These Market Fads Will Underperform
Nikhil is a member of The Motley Fool Blog Network -- entries represent the personal opinion of the blogger and are not formally edited.
In the news nowadays, all you here about is the upcoming Facebook IPO, and how that will affect the world. With just 1 billion in bottom line, I don't think we should be expecting the outlandish valuations that people have been touting for Facebook to be 'fair value'. While it is a market that facebook has a virtual monopoly over (brand name will forever protect it from attempts by companies such as Google to take market share), Facebook will always have a hard time monetizing that monopoly, for fear of alienating its members. This difficulty is the primary reason why Facebook doesn't deserve the luxurious valuations it seems to be getting from the press and analysts.
Of course, there is a precedent now on the market for social networks: LinkedIn (NYSE: LNKD). LinkedIn is the facebook of the professional world. With users making LinkedIn a major way to connect to future employers, LinkedIn is transforming the way companies hire employees. Of course, post-IPO, Linked received an extremely high valuation from the market as well, shooting up to highs of $120 before settling down in recent months to stick around $75. Today of course, Linkedin stands at a remarkable $89.96, after flying up 17.76% post-earnings announcement. This, in my opinion, is a prime example of the insanity of the market. ABC news gave this as the reason: "THE SPARK: The company's fourth-quarter earnings, released late Thursday, made it clearer that LinkedIn's website has become an important hiring tool. And it stands to make even more money than it has been if employers continue to add jobs at the rate they have been in recent months. LinkedIn, which is based in Mountain View, thrived during the fourth quarter as its revenue more than doubled from the previous year, to nearly $168 million. The company also earned $6.9 million, better than analysts anticipated."
Linkedin also increased membership by 14 million to 145 million users in December 2011. "LinkedIn makes most of its money from the hiring services and other special privileges that it sells to headhunters and companies looking to fill positions. The company also sells advertising, but its most robust growth is happening in its hiring solutions division."
The thing about Linkedin is that unlike Facebook, it gets money from hiring services, allowing its increased membership to directly translate to profits. As unemployment drops, LinkedIn's profits should grow even higher. Of course, how high do they need to get? Within the last 3 quarters, 2 were profitable with a net profit margin of 4% and 3%. Assuming a 4% net profit margin, according to management's estimates of revenue at 860M in 2012, Linkedin should have earnings of 34.4M in net income in 2012. This gives Linkedin a forward P/E of only 252. And thats if management's expectations are met full on (it's extremely unlikely that there will be more growth than this in the next year). Yes, the market IS insane. And if LinkedIn, the more profitable and likely to succeed version is valued like this, then why should Facebook get valued higher?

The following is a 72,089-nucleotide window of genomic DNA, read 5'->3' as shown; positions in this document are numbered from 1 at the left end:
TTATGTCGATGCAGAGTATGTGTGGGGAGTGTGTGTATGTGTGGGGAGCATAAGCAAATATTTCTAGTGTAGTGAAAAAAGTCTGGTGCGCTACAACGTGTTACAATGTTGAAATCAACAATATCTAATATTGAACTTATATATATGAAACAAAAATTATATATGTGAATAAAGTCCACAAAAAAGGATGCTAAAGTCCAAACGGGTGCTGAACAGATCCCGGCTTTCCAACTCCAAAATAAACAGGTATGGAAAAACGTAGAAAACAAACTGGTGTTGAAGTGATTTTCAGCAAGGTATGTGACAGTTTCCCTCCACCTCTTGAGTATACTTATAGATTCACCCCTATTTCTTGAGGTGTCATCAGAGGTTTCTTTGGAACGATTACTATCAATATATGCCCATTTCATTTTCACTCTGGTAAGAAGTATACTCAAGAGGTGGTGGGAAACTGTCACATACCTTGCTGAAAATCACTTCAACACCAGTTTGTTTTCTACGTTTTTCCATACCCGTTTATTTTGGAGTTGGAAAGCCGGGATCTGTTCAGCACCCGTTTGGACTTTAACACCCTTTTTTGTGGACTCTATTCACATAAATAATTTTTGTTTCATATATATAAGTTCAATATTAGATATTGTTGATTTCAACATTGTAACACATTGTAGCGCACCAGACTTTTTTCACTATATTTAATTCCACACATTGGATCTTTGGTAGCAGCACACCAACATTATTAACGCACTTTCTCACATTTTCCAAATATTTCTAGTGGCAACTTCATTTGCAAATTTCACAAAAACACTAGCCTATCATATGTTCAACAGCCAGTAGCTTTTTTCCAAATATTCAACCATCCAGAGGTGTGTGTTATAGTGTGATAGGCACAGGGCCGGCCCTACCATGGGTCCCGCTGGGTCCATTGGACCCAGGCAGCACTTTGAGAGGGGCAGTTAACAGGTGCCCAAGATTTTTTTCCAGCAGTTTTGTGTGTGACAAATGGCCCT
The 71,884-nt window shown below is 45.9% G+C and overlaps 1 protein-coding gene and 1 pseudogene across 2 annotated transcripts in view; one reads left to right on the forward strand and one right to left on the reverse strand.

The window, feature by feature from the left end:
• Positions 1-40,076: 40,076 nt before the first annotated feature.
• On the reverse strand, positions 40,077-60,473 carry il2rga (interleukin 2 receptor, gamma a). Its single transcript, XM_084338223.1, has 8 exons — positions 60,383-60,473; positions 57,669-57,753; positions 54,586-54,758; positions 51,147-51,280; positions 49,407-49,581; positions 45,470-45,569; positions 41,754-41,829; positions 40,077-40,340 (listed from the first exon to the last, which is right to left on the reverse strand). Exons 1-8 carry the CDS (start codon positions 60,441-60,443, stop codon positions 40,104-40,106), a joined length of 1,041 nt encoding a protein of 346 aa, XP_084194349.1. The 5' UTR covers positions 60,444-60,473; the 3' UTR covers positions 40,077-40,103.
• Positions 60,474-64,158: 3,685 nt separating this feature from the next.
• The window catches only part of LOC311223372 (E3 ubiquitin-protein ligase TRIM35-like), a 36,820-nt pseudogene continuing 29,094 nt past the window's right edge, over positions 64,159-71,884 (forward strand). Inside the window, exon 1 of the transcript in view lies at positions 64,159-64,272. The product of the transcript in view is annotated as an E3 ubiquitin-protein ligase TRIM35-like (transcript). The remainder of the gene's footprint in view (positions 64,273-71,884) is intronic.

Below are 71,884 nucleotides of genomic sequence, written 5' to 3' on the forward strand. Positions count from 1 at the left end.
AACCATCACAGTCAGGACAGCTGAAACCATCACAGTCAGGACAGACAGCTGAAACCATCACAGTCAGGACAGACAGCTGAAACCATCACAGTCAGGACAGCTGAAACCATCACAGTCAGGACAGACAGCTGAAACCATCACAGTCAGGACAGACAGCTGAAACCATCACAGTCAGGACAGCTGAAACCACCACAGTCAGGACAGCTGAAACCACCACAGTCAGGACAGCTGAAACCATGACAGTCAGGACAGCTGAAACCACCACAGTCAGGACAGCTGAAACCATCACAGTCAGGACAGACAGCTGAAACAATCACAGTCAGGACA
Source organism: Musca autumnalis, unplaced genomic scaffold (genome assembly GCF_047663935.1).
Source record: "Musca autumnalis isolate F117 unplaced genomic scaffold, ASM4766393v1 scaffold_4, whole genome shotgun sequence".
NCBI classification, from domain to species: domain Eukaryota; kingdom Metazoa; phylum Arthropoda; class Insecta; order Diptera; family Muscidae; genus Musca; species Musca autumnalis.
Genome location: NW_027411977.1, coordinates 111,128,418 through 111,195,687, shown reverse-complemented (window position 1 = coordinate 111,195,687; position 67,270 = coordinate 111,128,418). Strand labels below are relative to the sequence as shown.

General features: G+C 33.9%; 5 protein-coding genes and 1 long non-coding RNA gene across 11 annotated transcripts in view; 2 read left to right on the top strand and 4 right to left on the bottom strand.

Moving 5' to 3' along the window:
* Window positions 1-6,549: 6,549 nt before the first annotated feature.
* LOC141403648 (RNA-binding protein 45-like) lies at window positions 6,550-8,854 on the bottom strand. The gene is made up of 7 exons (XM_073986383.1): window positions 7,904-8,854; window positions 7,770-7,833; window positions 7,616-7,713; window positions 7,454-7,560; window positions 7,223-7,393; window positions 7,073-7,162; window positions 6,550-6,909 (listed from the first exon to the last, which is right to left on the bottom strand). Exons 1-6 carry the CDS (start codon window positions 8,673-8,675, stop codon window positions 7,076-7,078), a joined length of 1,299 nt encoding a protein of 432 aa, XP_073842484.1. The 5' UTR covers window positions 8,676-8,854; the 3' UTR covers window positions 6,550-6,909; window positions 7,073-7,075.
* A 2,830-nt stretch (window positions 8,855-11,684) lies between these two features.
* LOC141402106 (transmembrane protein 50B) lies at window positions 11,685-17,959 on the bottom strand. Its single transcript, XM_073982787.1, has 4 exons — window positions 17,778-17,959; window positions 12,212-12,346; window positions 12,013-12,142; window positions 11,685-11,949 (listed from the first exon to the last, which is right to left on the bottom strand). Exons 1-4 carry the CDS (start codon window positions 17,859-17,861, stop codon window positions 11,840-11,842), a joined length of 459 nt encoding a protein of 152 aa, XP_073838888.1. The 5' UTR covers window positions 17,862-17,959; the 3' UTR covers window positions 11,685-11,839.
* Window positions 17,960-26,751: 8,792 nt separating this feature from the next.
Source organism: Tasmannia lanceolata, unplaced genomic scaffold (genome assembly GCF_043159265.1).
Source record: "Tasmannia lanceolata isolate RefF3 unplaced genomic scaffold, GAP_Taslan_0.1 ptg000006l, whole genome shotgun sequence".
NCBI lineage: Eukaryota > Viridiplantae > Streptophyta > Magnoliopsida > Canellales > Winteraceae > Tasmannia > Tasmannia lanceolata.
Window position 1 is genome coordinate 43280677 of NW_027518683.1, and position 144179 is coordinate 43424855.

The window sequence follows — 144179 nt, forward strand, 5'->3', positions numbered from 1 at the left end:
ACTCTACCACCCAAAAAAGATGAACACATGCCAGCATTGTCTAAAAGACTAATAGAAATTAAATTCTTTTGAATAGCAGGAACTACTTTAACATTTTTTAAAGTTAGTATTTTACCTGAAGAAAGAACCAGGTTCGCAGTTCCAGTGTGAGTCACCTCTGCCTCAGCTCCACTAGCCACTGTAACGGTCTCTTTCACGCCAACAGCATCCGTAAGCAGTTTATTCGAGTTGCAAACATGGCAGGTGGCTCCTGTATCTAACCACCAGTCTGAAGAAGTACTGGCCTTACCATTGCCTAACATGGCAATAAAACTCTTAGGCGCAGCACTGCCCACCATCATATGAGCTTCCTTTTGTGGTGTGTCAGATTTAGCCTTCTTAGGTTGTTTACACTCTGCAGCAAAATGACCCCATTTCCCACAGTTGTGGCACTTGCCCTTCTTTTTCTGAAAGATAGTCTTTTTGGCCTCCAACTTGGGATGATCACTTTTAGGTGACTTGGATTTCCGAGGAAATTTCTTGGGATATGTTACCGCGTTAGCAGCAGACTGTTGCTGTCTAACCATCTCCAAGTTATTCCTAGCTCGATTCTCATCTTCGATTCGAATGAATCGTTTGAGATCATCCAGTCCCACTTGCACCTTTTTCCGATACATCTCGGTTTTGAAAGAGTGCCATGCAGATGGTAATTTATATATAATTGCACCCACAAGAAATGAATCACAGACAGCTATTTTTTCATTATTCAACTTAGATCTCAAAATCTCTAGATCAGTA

Of course, market insanity just continues as Groupon (NASDAQ: GRPN) announced its earnings this quarter and promptly plunged (down 14% in the last 5 days). You know what's funny? I still hear about Facebook and Linkedin everyday as my friends and family use it...but Groupon? Does anyone even remember Groupon? Well, I'll certainly remember the 13.41 billion dollar market cap of today in a few years when the market catches up. The fad is leaving. The issue with Groupon is that its in an even worse situation than Facebook and Linkedin. It is overvalued like the both of them, and has trouble monetizing its business like Facebook. However, the biggest problems are that 1) It's not really even profitable, and 2) Unlike Facebook and Linkedin, there is no competitive advantage. No brand name. No economic moat. It really isn't too hard to replicate the effects of Groupon's business and remove Groupon from the equation. Schools do it all the time, calling restaurants and creating discounts in return for sending students there. Given, its not on the scale that Groupon has, and its not nearly as well organized, but the point is still there. In my opinion, Groupon has no competitive advantage.
And of course, this discussion ends on a more mellow note, with the overvaluation of Salesforce.com (NYSE: CRM). I actually respect Salesforce's business model, but the lack of strong profitability irritates me. Salesforce flirts with net loss every quarter, and sits at a P/E of 6151. Given, Finviz.com gives it a forward P/E of 80, much more reasonable than Linkedin, which is why I won't be making an underperform call on Salesforce. It's probably overvalued, but it might still be able to ride higher.
Yes, I am being a bit harsh, but I fully expect Groupon and Linkedin to underperform the market going forward. I'll make sure to give you the CAPScall to track my performance on these picks.
Motley Fool newsletter services recommend Salesforce.com. The Motley Fool owns shares of Salesforce.com and LinkedIn. shamapant has no positions in the stocks mentioned above. Try any of our Foolish newsletter services free for 30 days. We Fools may not all hold the same opinions, but we all believe that considering a diverse range of insights makes us better investors. The Motley Fool has a disclosure policy.